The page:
In the wake of convergence, traditional security integrators and VARs face increasing competition from IT players who are diversifying into the security market. Some of the major IT giants have made inroads into the security market, going after a host of the most technologically advanced projects. Building management companies are also targeting the security sector aggressively, offering advanced IP-based integrated systems, while telecommunications operators are starting to offer remote monitoring and Alarm Receiving Center services. At the lower-end of the market, local IT and IP installers are starting to target smaller businesses and niche segments such as schools or retail.
Security integrators and VARs are being squeezed both at the top and the bottom by competitors who are attempting to leverage their IT and IP capabilities to gain a position in the security market. Unencumbered by legacy technology and old ways of doing business, these new players can fully exploit their superior skills in software, IP and networking as they target the most profitable and high-tech market segments and customers.
For many observers–especially those coming from the IT- and IP-sides of the industry, the convergence scenario described above has been expected to lead no less than a major disruption in the structure of the industry. With the shift to digital platforms, security work in companies was expected to come under the auspices of IT managers, who would rather source their security solutions from efficient IT companies. Some went as far as predicting the imminent demise of those traditional security players who failed to jump on the digital bandwagon in time.
However, a few years into the process of convergence, this scenario has not played out. While IT players were all over the security industry in 2006, making bold statements of intent, their actual impact has so far been relatively modest, especially in the high-end of the security integration market. Indeed, rather than the defeat of traditional players, the past few years has seen the rise and fall of some high-profile, new-breed, IT- and network-savvy integrators.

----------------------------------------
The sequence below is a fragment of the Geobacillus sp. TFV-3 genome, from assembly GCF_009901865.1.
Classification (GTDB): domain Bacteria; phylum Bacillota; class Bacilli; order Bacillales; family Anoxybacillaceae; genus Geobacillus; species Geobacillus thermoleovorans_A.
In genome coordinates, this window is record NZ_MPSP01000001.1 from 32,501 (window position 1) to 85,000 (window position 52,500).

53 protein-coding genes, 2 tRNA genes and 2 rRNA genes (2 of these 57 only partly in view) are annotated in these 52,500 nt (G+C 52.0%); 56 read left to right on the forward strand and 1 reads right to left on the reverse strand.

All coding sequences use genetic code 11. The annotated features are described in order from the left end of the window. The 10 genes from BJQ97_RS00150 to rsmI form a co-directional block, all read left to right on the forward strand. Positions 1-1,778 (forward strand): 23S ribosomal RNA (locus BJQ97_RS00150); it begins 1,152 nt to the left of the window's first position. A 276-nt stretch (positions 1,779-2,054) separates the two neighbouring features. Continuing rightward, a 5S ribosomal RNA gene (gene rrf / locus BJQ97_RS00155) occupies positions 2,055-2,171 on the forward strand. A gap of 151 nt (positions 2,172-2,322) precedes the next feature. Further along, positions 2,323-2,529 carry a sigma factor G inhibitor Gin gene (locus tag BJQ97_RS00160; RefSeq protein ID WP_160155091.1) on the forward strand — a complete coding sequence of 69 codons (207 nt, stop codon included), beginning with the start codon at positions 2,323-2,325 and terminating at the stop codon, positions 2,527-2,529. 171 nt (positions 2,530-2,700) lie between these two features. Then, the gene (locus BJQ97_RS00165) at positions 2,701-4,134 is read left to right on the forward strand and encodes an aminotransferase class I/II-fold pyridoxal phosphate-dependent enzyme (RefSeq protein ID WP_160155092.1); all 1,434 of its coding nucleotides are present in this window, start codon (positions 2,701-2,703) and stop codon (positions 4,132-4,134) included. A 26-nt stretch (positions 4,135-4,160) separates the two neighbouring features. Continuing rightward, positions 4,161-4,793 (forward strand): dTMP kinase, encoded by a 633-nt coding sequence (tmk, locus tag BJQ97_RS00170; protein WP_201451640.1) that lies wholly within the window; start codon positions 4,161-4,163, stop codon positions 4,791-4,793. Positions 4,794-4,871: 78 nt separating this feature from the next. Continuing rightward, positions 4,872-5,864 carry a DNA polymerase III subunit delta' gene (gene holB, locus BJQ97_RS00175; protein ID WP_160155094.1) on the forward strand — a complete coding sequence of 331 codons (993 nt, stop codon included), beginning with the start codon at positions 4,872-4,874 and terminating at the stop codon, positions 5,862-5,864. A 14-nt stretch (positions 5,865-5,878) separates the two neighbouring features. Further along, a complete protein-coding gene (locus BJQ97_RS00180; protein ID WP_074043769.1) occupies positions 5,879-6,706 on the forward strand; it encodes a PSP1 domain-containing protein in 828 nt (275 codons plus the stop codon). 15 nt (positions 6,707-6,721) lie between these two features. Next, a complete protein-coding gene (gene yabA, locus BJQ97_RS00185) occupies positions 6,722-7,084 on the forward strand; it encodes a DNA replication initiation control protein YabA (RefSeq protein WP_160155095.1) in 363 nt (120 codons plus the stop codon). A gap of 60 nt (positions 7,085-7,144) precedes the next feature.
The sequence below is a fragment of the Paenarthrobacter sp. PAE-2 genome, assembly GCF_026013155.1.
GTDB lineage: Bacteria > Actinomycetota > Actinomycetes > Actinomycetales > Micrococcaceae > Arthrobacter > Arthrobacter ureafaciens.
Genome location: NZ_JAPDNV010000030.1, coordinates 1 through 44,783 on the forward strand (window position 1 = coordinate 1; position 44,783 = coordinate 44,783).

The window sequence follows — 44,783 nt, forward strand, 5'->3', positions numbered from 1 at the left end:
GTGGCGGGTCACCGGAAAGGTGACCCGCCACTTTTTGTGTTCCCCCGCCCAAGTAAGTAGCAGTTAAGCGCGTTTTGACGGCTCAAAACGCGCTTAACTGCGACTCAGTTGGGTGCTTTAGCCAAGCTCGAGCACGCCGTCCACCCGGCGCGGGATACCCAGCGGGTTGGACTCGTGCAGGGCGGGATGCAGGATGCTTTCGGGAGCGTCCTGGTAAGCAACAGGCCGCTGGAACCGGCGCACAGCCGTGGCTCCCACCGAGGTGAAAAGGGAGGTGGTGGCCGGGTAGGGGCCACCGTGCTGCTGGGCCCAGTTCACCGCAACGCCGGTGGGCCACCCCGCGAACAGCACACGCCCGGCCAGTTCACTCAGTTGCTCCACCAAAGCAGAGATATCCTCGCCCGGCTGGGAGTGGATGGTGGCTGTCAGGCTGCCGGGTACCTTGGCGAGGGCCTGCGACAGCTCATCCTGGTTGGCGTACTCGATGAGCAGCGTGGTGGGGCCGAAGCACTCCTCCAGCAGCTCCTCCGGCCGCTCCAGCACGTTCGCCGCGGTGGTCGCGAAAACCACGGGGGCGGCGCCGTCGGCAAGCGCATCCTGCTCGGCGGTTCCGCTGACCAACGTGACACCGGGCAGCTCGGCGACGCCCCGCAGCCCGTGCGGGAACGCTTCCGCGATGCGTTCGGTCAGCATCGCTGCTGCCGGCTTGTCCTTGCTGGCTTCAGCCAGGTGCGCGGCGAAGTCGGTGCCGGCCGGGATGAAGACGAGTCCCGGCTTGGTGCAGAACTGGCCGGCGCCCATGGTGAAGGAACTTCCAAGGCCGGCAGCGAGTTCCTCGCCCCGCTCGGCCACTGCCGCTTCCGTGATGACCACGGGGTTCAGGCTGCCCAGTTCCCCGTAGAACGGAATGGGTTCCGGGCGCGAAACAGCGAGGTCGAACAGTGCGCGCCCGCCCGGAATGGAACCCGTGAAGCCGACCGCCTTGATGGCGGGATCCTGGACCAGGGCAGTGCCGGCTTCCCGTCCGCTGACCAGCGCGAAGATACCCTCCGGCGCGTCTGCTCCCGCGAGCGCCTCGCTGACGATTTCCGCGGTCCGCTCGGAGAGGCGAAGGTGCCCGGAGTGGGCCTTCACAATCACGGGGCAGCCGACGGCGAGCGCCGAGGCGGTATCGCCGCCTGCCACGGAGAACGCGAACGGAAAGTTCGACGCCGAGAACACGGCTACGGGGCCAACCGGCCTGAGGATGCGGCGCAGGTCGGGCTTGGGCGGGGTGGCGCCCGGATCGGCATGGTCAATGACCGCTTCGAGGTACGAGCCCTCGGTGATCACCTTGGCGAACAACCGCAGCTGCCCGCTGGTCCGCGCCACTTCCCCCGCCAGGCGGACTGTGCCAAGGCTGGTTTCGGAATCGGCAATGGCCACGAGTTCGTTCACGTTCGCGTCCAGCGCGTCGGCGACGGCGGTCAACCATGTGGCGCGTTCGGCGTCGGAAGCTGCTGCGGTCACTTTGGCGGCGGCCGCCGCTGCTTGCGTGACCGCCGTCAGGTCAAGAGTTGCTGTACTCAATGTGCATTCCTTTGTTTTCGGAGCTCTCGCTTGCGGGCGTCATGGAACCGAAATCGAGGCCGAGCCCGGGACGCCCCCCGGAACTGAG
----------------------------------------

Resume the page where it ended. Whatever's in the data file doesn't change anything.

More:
So why didn’t IT take over as quickly as expected? There are several reasons why IT players have had a hard time encroaching on the incumbent security integrator’s territory.
First, the actual impact of IT and IP technology and the pace of change has not been as rapid as many first expected. Conservative and discriminate security end-users demand solutions that have been rigorously tried and tested in actual field settings, not the latest and greatest gadgets and gizmos that the IT folks are so fond of. In contrast to the IT market–where hardware and software is replaced and updated frequently–investments in security systems are long term. Hence, product replacement cycles even for more advanced systems such as video surveillance can run as long as a decade, explaining why the security sector is one of the few technology industries where a wait-and-see approach can be a winning strategy.
Second, the convergence of IT and security is not just about technology. It is also about the meeting of two separate business logics, with very different go-to-market strategies. The convoluted process of selling an integrated security system--often involving a plethora of decision makers such as consultants, specifiers, integrators, installers and subcontractors--can be very non-transparent to outsiders. Just identifying the right target for a sales pitch, let alone devising an effective marketing and channel strategy has been a major challenge for IT integrators who have attempted to enter the security market. In addition, collaborating with security integrators and dividing up the work has not been a realistic option. As IT players seek to leverage their capabilities in the most profitable and technologically advanced market segments, they find themselves competing head-to-head with security integrators who want to move away from lower-margin installation work to providing more complex, integrated systems and value-added solutions and services.